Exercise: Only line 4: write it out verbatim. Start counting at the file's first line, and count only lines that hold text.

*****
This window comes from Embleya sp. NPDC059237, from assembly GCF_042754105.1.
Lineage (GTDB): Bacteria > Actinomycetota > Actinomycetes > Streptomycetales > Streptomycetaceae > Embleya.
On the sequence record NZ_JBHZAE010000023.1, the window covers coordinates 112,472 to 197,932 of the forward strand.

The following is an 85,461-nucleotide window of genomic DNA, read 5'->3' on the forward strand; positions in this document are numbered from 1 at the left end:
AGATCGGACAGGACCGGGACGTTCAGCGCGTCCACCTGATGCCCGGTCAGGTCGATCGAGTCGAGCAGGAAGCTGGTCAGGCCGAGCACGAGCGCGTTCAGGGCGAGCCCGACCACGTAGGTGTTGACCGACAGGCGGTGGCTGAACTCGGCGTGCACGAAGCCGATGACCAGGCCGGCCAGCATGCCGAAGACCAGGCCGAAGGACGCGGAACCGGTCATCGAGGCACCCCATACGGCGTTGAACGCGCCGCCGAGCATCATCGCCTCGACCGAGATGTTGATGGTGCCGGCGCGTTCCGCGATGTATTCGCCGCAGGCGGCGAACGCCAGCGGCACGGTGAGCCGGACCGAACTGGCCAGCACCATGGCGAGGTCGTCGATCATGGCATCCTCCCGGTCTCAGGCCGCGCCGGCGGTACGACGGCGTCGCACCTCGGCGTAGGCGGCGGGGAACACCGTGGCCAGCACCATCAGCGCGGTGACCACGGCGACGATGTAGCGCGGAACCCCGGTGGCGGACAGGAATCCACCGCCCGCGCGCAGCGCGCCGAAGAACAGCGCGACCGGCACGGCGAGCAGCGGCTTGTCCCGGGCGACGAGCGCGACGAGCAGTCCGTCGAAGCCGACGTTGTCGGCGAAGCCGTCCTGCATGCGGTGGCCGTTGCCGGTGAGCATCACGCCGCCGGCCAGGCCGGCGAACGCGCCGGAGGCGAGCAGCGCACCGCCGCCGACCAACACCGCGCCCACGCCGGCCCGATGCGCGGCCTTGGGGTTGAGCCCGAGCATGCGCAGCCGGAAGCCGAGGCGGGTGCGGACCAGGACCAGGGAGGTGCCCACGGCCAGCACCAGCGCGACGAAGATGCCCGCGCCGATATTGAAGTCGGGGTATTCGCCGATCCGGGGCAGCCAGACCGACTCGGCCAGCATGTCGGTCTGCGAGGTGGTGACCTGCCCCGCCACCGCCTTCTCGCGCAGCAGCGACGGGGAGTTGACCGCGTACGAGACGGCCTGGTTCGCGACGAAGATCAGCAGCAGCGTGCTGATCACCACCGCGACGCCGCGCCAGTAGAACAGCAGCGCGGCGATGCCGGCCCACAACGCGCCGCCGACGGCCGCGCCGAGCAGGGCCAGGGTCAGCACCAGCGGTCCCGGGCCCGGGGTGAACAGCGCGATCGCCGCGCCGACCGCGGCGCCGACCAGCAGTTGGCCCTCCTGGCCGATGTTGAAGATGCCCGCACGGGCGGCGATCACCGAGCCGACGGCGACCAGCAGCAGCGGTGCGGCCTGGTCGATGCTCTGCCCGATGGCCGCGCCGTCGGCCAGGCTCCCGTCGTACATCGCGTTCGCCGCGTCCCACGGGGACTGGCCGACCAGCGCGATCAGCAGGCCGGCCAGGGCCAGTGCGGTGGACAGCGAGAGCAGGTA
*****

The following is an 85,461-nucleotide window of genomic DNA, read 5'->3' on the forward strand; positions in this document are numbered from 1 at the left end: